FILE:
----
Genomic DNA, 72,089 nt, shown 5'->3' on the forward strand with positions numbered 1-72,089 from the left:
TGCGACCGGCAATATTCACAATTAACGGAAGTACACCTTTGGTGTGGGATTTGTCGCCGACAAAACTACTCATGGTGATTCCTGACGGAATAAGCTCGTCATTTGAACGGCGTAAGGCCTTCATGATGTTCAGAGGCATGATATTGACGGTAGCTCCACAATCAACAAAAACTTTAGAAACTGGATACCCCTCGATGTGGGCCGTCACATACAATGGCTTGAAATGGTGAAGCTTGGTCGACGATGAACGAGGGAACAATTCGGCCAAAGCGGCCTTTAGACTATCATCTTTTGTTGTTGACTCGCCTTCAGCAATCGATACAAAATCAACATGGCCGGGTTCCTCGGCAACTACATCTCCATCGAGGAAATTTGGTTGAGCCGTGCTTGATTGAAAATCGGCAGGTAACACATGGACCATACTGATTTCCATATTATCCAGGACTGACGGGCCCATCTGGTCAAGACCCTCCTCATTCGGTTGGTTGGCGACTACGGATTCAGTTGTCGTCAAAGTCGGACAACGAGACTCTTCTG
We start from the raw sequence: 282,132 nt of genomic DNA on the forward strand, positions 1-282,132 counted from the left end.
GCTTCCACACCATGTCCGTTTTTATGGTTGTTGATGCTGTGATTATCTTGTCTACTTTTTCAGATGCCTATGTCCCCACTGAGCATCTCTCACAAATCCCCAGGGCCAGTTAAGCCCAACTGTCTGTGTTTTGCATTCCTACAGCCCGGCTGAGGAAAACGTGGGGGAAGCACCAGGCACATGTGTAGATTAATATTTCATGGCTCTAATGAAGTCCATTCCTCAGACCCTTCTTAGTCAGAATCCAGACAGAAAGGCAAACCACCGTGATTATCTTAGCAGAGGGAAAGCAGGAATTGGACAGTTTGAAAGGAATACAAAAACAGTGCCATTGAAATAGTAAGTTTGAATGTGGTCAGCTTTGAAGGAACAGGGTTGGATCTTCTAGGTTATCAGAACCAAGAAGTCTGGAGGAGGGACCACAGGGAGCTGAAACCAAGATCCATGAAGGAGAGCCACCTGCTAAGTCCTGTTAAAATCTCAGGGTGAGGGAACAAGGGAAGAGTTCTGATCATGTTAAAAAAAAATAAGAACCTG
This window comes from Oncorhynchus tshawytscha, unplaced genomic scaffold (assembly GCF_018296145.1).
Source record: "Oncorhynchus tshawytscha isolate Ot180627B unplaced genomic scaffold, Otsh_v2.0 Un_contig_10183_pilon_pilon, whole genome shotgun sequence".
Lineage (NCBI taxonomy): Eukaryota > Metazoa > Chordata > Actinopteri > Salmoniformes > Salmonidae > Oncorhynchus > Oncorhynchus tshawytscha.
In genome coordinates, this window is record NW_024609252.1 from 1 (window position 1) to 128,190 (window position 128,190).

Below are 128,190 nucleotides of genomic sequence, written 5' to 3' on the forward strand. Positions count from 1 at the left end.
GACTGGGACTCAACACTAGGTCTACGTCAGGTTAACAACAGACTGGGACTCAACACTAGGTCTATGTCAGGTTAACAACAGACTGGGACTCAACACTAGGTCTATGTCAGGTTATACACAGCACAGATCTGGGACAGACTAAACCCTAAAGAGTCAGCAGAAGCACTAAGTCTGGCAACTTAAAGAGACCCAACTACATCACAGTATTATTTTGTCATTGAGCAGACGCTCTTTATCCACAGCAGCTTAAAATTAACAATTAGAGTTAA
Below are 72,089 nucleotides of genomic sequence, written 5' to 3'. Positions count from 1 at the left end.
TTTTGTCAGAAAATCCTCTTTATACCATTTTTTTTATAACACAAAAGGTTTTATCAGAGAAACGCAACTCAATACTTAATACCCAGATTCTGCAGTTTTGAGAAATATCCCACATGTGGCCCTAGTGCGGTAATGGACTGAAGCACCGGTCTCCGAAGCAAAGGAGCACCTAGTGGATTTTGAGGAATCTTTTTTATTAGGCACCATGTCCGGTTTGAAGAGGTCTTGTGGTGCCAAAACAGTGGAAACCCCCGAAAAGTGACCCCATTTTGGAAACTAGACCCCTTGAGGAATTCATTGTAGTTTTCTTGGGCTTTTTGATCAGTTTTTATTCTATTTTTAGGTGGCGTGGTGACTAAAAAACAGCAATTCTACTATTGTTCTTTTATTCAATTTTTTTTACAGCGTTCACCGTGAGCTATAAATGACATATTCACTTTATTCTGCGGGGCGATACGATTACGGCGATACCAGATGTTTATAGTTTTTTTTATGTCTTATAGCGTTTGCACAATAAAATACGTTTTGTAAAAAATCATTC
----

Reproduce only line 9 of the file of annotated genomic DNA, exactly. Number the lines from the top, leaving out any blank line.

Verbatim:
Below are 128,190 nucleotides of genomic sequence, written 5' to 3' on the forward strand. Positions count from 1 at the left end.